September 17th, 2012
There are three or four new ‘kneelers’ – the flat cushions that preserve the knees of the devout – in the pews at St. Buryan Church every year. Shelia Hosking began making them in 1982. ‘We had blue kneelers and they were getting shabby and the rector said from the pulpit could some of the ladies cover them. I thought we could do some like some of the other churches had. I was a member of the West Cornwall Embroiderers, and I had a club which met at my house. It takes about four months to do one. I’ve done about 13.’ Sheila, who is too modest to be photographed, embroidered the one with the hunting scene behind which a red tractor carves grid lines through the earth, in memory of Vivian Bolitho Care, 1923-2001. ‘ He was a member of the Western Hunt and a keen ploughman, so it had to have the tractor in it.’
Those in the Lady Chapel were among the first to be done. They are two long cushions made for the altar rails by Eileen Jenkins. One dated 1989 is in loving memory of dairy farmers Ashleigh and Eileen Cargeeg, illustrating the production process from cow’s udder to bottling plant and breakfast table.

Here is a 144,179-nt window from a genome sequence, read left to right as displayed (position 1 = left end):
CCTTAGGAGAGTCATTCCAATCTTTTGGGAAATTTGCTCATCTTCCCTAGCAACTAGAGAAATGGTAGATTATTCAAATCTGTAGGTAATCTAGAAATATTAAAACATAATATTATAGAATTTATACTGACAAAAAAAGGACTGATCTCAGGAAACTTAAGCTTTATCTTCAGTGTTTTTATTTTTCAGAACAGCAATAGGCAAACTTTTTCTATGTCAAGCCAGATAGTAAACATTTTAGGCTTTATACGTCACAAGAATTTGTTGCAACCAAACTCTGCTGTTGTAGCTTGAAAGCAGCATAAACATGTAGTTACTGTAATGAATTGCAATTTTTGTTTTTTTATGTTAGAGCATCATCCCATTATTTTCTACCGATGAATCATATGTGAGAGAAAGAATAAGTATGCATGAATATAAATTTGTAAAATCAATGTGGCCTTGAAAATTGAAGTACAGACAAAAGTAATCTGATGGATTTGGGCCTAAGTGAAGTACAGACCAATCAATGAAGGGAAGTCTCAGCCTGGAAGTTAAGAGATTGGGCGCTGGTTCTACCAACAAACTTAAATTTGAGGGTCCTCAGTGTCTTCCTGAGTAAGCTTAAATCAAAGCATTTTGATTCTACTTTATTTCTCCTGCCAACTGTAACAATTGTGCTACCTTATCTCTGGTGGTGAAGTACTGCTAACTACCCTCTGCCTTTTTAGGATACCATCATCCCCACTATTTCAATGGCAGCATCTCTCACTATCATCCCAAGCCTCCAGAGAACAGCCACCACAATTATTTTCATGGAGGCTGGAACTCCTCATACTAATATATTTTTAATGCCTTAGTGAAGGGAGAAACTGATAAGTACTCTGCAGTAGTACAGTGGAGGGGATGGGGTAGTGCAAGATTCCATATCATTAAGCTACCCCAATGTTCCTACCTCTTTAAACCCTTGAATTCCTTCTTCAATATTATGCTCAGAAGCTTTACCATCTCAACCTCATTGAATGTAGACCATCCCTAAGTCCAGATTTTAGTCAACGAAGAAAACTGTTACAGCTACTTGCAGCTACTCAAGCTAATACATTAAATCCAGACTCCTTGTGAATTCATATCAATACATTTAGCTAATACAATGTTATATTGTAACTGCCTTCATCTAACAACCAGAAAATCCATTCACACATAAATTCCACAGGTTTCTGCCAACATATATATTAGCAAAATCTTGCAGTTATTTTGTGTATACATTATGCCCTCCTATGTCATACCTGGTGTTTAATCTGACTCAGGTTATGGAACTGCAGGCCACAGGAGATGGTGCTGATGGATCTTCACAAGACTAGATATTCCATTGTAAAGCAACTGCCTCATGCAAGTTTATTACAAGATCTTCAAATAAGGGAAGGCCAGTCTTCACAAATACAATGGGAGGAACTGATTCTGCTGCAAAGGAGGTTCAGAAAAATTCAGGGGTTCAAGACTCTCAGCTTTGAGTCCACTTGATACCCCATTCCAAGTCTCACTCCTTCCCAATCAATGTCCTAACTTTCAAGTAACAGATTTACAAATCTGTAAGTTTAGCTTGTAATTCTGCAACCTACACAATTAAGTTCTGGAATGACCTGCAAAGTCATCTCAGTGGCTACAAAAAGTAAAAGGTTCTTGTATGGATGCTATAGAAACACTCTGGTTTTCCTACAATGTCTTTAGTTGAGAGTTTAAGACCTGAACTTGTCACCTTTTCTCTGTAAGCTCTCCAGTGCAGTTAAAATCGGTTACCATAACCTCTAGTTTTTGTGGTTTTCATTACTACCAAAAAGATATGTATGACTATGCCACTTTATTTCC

Every day the afternoon sun pours through the south aisle window and bleaches the colours of the bottling shed a little fainter. The other, tucked in safely against the wall, is for John and Jane Caine, made in 1997; he was a local policeman and so here the story runs from a break-in via a telephone box and a bobby on his bicycle, to the denouement with a severe looking judge and a felon propelled towards his cell by his collar. Each picture moves the narrative on a stage with hieroglyphic clarity.
At the St. Buryan Saturday farmer’s market Jean Hosken runs the stall raising money for the church roof. Her daughter Rachel made the ‘Tool Box’ kneeler in 1995 to commemorate Jean’s son Jonathan, because he liked doing things with his hands. It has a fish embroidered on one end.
It costs about £30 for the materials to make each one, Jean says. ‘You have to use the same winey red colour for the background.’ They have got the kit for another but haven’t started it yet. A comparatively new kneeler shows the ancient Celtic stone cross carved with the figure of the Salvator Mundi that guards the cross-way to Buryan from the coast road.
To keep St. Buryan dry and donate towards the cost of the church’s new roof slates and lead, for which almost £100, 000 is still needed please go to https://www.stburyanchurch.com/
[All images : copyright bibleofbritishtaste.com ]